Published Thursday 27 March 2014 at 13:13
A new alcohol strategy for Blackburn with Darwen is currently being finalised to try and tackle the local harms caused by alcohol misuse.
The strategy aims to reduce the £68 million annual cost of alcohol misuse to the borough from violent crime, anti-social behaviour and ill health – which equates to £486 per resident per year. After smoking, alcohol is the second biggest lifestyle risk to people’s health.
Key targets within the strategy include boosting responsible retailing; better information on alcohol and health including advice on drinking for young people and their parents; improved recovery and rehabilitation services and community involvement in decisions on licensing.
It also includes further work that continues the call to Government to introduce a minimum unit price of 50p for alcohol – including joining forces with neighbouring authorities.
One of the new initiatives being supported as a result of the strategy is a pilot scheme to place two police officers in the A&E Department at Blackburn Hospital to address anti-social behaviour and alcohol and substance misuse issues.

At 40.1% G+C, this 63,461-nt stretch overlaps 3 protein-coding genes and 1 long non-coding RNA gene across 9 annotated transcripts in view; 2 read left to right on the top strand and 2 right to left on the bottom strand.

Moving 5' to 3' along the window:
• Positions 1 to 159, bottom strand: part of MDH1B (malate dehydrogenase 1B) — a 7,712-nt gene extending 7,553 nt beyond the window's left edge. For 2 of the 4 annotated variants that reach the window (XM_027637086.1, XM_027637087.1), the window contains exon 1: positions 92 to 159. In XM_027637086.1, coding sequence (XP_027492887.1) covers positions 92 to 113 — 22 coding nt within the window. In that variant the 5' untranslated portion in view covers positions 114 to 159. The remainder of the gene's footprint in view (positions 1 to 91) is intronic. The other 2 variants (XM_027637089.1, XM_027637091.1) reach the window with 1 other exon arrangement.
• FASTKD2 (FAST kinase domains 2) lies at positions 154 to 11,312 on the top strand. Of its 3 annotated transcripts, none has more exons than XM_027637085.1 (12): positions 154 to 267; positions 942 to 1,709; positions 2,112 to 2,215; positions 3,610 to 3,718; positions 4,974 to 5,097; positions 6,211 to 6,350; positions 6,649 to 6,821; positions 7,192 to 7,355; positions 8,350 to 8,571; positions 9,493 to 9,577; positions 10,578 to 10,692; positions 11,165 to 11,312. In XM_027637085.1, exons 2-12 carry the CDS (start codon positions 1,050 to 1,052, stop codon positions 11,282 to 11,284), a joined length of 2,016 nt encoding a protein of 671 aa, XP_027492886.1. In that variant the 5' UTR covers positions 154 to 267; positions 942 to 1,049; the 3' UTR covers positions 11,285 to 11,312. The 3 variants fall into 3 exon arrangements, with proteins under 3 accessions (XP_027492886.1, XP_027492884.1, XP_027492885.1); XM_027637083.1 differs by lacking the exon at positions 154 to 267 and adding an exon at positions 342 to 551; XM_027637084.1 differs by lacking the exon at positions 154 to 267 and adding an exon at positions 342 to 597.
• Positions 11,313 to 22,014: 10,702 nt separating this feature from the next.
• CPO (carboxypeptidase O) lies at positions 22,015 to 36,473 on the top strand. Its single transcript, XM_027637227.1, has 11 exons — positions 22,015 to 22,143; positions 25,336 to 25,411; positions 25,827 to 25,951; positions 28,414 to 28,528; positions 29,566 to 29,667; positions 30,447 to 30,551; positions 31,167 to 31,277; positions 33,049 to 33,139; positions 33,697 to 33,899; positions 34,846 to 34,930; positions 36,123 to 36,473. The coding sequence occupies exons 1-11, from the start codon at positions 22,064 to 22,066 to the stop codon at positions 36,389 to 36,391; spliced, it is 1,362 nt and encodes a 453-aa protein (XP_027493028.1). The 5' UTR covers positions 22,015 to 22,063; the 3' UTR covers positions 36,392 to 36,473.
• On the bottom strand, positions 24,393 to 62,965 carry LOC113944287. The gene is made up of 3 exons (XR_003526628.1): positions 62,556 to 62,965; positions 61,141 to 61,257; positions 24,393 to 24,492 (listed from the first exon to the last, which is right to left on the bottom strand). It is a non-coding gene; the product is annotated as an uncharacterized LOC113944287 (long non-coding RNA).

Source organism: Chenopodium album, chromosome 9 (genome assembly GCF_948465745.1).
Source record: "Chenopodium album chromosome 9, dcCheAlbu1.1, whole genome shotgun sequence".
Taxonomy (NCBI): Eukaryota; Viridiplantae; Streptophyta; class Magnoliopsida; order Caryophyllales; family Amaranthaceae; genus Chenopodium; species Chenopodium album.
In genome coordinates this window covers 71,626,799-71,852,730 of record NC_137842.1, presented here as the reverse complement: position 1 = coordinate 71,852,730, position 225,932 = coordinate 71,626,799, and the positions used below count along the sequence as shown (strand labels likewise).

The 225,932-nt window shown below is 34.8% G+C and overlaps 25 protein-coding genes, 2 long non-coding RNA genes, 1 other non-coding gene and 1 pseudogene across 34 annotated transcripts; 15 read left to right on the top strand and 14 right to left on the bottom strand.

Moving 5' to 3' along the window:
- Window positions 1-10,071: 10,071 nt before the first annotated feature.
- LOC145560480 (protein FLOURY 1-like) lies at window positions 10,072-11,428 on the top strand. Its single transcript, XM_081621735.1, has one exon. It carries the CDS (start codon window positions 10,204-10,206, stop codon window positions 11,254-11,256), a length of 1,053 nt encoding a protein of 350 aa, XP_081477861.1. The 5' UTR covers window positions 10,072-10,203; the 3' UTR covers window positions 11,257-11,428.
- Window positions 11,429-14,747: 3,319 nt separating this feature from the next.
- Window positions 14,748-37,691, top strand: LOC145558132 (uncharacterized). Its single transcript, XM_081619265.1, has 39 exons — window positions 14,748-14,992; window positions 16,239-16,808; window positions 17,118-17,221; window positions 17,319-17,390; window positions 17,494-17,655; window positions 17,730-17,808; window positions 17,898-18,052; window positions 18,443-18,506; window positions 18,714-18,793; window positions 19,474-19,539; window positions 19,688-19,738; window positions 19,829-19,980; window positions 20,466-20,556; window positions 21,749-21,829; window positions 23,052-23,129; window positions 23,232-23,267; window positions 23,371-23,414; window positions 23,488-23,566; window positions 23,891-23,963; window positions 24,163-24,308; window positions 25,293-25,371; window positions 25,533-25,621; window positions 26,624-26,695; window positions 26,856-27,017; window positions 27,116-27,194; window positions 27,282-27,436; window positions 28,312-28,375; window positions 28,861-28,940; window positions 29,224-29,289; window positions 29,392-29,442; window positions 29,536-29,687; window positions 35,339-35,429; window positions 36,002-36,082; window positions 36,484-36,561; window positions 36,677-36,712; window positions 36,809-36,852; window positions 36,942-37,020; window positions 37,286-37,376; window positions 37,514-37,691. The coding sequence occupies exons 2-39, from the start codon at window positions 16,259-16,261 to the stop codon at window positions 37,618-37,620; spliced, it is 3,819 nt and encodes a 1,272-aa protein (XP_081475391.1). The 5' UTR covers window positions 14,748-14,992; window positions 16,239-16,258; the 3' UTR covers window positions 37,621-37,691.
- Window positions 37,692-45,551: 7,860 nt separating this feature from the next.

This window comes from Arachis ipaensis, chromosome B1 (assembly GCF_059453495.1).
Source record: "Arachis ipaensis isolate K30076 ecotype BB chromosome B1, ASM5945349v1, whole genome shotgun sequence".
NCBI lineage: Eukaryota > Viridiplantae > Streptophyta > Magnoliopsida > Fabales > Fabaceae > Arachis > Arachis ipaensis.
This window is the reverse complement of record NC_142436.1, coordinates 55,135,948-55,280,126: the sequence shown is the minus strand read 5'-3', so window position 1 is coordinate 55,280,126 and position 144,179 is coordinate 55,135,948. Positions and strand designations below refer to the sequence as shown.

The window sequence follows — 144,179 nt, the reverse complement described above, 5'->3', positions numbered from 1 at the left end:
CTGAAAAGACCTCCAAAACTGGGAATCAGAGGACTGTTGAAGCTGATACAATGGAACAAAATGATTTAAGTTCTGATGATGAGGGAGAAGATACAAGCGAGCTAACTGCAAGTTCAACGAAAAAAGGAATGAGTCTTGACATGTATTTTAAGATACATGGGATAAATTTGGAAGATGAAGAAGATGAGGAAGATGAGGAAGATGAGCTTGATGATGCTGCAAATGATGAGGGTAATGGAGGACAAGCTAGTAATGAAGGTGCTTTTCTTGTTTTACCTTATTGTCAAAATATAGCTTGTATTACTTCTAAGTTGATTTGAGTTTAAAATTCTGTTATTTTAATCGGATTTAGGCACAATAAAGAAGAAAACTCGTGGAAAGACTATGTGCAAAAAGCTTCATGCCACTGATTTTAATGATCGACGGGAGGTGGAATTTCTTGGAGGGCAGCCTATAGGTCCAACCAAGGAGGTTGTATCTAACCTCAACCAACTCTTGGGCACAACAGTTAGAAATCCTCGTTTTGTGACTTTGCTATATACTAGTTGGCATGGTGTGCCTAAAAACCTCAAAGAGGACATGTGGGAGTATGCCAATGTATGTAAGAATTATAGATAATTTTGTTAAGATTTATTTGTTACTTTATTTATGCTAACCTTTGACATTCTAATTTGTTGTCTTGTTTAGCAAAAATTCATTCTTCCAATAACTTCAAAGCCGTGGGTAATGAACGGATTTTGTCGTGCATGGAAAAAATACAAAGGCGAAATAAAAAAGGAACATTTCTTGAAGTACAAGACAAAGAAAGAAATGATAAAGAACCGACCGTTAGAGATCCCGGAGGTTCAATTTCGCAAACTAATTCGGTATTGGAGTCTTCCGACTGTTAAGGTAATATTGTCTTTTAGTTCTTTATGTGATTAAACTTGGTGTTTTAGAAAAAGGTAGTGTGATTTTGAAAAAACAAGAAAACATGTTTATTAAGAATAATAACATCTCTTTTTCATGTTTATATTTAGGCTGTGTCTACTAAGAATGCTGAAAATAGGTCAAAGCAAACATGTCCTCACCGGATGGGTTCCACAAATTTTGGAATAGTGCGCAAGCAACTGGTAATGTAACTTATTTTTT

The strategy has been developed in conjunction with Blackburn with Darwen Council, the Clinical Commissioning Group, emergency services and voluntary community and faith sector providers.
It also encourages work with local publicans and residents – over 500 of whom signed up to take part in the recent Dry January initiative.
The strategy is due to go to the Blackburn with Darwen Council’s Executive Board for approval on April 10.
You can view it along with its corresponding action plan here: www.blackburn.gov.uk/hwbb There is an active consultation on the action plan and you can submit any comments to: email@example.com
Councillor Brian Taylor, Lead Member for Health and Adult Social Care, said: “High levels of alcohol consumption are rapidly becoming one of our single biggest preventable causes of disease and early death. It is also one of the main reasons for domestic violence and abuse. The new strategy emphasises partnership working, minimum unit pricing and consumer choice, education and information linking in with substance misuse work and improving data on alcohol related hospital admissions to help target support.”